The IUSB Vision Weblog

The way to crush the middle class is to grind them between the millstones of taxation and inflation. – Vladimir Lenin

Democrat Blasts Condi for Being Childless

Posted by iusbvision on January 26, 2007

The American people have been bombarded with three themes from the Democrats since they took power in Congress; namely the empowerment of women, a new era of bi-partisanship, and the new Speaker of the House Nancy Pelosi (D-San Francisco) has promised that she would run the most ethical Congress in history.

The new Congress has been seated less than a month and all three of those themes have already been shattered.

During a Senate hearing about the Iraq War, Senator Barbara Boxer (D-California) blasted Secretary of State Dr. Condoleezza Rice saying, “Who pays the price? I’m not going to pay a personal price,” Boxer said. “My kids are too old, and my grandchild is too young.” Then Boxer says to Rice, “You’re not going to pay a particular price, as I understand it, with an immediate family.”

Truly breathtaking.

An attack like that has all sorts of insinuations and angles with the first being the obvious implication that Sec. Rice is homosexual. John Kerry pulled the homosexual card by dropping Dick Cheney’s daughters name during the 2004 presidential campaign in hopes that those “meanies” on the Christian right would never vote for someone who had a homosexual child. It didn’t work.

There have been childless men who have commanded troops during wartime, even generals and presidents, and yet they were never faced with an attack such as this. So now if women sacrifice a family to climb to the top as Rice has done she is suddenly not qualified to be Secretary of State? Perhaps it is not women who should stay home and get pregnant but rather it is black women like Dr. Rice who should keep their place. Is that what you are trying to tell us Senator Boxer?

It has been my experience that these tactics are typical of the far left. They cannot beat Rice in a fair argument so it is better to just disqualify her from having an opinion and from being Secretary of State with a sleazy attack. Hateful left wing hyper-partisans use such tactics against me almost every day in hate mail and in the Vision blog.

The House is not doing any better. After much pomp and circumstance heralding in the first female Speaker of the House, Speaker Pelosi gave speech after speech telling us about the empowerment of women, a new era of bi-partisanship, and a special focus on ethics.

One of the first acts of our new female Speaker was to remove Representative Jane Harman who was the ranking Democrat on the House Intelligence Committee and replace her with a less qualified man and why? Rep. Harman was actually bi-partisan. Harman didn’t just talk the talk she walked the walk and was able to work with members from both parties in an honest spirit of cooperation. The Intelligence Committee is supposed to be non-partisan anyway.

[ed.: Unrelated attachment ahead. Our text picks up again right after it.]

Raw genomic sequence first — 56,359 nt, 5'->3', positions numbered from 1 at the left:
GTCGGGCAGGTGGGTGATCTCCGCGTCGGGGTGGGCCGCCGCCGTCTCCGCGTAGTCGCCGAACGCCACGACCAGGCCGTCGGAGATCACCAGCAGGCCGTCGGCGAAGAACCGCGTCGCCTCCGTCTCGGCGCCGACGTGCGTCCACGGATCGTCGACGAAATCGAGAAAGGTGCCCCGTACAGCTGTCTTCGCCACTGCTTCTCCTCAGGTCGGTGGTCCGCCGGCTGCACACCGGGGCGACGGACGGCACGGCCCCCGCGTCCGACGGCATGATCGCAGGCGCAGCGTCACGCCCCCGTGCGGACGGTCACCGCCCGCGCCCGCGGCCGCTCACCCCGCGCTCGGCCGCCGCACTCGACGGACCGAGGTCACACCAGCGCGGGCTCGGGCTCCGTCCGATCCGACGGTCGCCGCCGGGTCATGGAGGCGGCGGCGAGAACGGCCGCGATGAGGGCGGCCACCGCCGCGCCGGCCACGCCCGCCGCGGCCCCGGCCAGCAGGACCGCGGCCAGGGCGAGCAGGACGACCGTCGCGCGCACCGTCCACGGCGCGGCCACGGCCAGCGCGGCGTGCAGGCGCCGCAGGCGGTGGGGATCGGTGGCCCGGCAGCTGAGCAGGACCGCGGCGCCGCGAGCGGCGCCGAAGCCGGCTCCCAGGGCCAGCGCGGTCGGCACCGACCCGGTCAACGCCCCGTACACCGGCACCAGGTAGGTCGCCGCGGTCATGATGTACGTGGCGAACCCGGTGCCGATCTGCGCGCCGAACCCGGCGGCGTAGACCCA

Ethics? Rep. William Jefferson (D-La) was caught red handed with $90,000 in illegal cash contributions that he tried to recover from his freezer after hurricane Katrina and the Democrats have still taken no action against him.

Remember that minimum wage bill that the Democrats have drawn up? The bill exempts the new minimum wage from some companies in Speaker Pelosi’s district and the Democrats are ruling any discussion out of order so as to censor this from being discussed on the House floor.

We are not even one month into this new Congress.

Chuck Norton

11 Responses to “Democrat Blasts Condi for Being Childless”

  1. G. Frege said

    1. To say point out that someone does not have children does not imply that that person is a homosexual. Let’s suppose, for the sake of argument, that it does imply that person is a homosexual. Then imagine that I am at a dinner party. The person who I am talking to is speaking about their children. They stop, mid-story, and ask me if I have any children. I say, “no,” which is, in fact, the case. Now, if pointing out that someone has no children implies that that person is a homosexual, then by saying that I have no children, I would be implying that I am a homosexual. And this is clearly absurd, since it can be the case both that someone has no children and is not a homosexual. And this is, indeed, my own case. So, it is not the case that pointing out that someone does not have children implies that they are homosexual, as was suggested in the above article.

    2. Let’s suppose, for the sake of argument, that Boxer’s comments to Rice imply that no one without children is capable of having direction over troops in wartime. If this is the case, then, as the above article rightly points out, it would imply that generals such as Eisenhower were incapable of having direction over troops in wartime. And this is absurd. Therefore, it is either the case that Boxer’s comments to Rice imply that no one without children is capable of having direction over troops in wartime–in which case her comments would be absurd–or it is the case that Boxer’s comments to Rice do not imply that no one without children is capable of having direction over troops in wartime. But the latter is more probable given Boxer’s preceding comments “Who pays the price? I’m not going to pay a personal price, my kids are too old, and my grandchild is too young.” This comment is meant to compare Boxer’s situation (having children, but none in war) to Rice’s situation (having no children). If it were the case that Boxer’s comments to Rice imply that no one without children is capable of having direction over troops in wartime, then, given Boxer’s comparison between her and Rice’s situations, it would also be the case that Boxer’s comments to Rice imply that no one who has children, but does not have them in war, is capable of having direction over troops in wartime. But this would be a truly absurd statement. Therefore it is more probable that Boxer’s comments to Rice do not imply that no one without children is capable of having direction over troops in wartime.